Stinky Trees Equal Stinky Neighborhoods

Nature Notes
Callery pear trees line a residential street.
(Photo: Sarah Kent)

Ah, spring! It is finally here – bringing baby animals, bright sunshine and luscious, colorful flowers. Walking along my street I look up at a tall, white-flowering tree, admiring the flowers when suddenly, the wind changes direction and starts to blow toward me. The smell that follows makes me gag. What is this magnificent, beautiful, smelly tree? The common name is Callery pear or Bradford pear (Pyrus calleryana).

Callery pear trees line a residential street.
They may look harmless, but Callery pear trees are an invasive species. (Photo: Sarah Kent)

When I think of pear trees, a Callery pear is not what comes to mind. In fact, they were not originally planted for their fruit, but for their beauty. Picture this: The year is 1965, the U.S. Department of Agriculture is bragging about how their scientists have cultivated the perfect tree from Asia – the Bradford pear. This tree can grow virtually anywhere, even in the poorest of soils. It can be placed in front of homes as a beautiful ornamental tree that doesn’t grow too high, has sturdy branches and grows quickly. Sounds like the perfect tree, right?

The white flowers of a Callery pear tree.
Don’t let the pretty blossoms of Callery pear fool you; these are non-native plants. (Photo: Sarah Kent)

Fast-forward to 10 years later, scientists are realizing the trees are not as strong – some are even breaking in half during storms! The flowers in spring emit a foul-smelling odor similar to rotting fish. The fruits (which are tiny and not practical for human consumption) are loved by birds, who spread them outside of the neighborhoods that they were planted in. Once in the forests, they grow so fast that they outcompete native trees for sunlight and resources and slowly destroy the native biodiversity we already have in place.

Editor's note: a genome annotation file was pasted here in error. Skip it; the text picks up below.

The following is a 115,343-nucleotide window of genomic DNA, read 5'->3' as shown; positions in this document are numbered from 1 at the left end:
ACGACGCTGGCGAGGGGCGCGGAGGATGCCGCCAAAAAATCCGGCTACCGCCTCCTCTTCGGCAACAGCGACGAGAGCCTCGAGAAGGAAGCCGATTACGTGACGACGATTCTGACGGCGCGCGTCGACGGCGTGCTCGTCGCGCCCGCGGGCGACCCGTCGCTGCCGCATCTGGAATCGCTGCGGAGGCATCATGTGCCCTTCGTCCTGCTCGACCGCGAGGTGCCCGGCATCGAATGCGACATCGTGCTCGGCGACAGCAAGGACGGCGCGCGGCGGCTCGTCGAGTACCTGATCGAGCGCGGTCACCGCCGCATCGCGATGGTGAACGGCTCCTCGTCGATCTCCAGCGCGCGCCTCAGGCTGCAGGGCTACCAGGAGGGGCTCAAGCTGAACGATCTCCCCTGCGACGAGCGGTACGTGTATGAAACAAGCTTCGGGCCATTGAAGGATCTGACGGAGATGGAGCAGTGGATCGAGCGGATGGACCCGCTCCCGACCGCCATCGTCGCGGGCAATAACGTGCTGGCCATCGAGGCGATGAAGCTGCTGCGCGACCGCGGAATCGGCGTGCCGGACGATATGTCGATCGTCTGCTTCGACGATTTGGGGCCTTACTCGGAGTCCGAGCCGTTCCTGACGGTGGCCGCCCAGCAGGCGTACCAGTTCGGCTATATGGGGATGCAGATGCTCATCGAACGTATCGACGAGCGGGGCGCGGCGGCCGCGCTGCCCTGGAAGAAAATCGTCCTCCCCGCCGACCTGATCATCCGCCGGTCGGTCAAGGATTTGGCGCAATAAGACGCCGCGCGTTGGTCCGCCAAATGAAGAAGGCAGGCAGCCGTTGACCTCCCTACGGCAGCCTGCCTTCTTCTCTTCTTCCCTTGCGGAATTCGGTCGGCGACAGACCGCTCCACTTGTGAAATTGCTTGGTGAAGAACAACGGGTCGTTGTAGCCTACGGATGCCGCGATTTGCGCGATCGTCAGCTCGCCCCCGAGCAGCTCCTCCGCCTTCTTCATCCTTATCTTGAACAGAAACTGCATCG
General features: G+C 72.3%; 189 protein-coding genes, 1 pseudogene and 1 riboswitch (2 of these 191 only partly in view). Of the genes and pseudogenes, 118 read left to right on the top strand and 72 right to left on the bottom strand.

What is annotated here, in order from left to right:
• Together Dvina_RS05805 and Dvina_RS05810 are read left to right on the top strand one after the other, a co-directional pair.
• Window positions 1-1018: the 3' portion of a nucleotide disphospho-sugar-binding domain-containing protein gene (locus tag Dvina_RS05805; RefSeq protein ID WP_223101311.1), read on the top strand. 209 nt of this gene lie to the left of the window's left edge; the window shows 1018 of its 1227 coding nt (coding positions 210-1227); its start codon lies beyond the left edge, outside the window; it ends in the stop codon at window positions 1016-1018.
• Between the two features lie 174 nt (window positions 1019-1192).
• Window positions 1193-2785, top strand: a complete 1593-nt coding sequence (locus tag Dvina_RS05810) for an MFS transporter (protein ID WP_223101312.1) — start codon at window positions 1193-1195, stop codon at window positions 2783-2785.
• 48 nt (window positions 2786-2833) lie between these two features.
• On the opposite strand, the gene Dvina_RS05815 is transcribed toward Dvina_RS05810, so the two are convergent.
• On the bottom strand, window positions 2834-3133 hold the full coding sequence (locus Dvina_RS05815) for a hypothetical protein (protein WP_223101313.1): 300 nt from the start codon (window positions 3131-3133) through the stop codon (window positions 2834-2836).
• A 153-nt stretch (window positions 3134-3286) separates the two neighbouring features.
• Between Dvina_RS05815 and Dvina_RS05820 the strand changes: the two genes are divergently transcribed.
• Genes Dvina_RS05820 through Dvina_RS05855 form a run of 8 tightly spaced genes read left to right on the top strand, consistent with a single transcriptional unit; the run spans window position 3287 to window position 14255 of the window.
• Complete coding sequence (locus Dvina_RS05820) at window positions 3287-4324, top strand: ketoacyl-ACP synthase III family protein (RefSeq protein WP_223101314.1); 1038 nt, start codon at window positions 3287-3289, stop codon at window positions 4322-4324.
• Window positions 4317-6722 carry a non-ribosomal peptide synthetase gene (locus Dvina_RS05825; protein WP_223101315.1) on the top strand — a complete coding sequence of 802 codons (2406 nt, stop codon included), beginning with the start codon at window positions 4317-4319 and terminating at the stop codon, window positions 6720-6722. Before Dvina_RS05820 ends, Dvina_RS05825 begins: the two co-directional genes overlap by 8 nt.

Today, these Callery pears are seen as an invasive species, with some cities even placing a bounty on them. These tree programs reward you if you cut one down by giving you a free native tree to replace it. Ohio has placed a ban on buying Callery pears starting in the year 2023. Unfortunately for us, the trees have a high survival rate. Their seeds can germinate after being dormant for a many year period, they have large roots that allow them to regrow after being cut and the birds love their fruit, spreading them into our forests. With climate change, the pear trees are able to survive what would have normally been colder climates.

Photos show how to identify Callery Pear.
Not sure if a tree in your yard is Callery pear? Here are ways to easily identify them. (Image courtesy Ohio Department of Natural Resources Trees of Ohio Field Guide.)

The fight continues, and luckily there are some easy solutions on what you can do to help. If you notice these trees in your neighborhood or in your yard, talk to your neighbors and see if there could be an easy solution to replacing that tree. This is something that can be brought to the attention of local community councils if they are on public land to be taken care of. If you are planning or landscaping your yard, consider buying a native fruit tree. If you buy a native tree, it helps out local pollinators, you get sweet succulent smells from the fruit and flowers and you can go to sleep knowing that you are making a difference for future generations.


Sarah Kent
Outreach Manager, Great Parks Nature Center at The Summit

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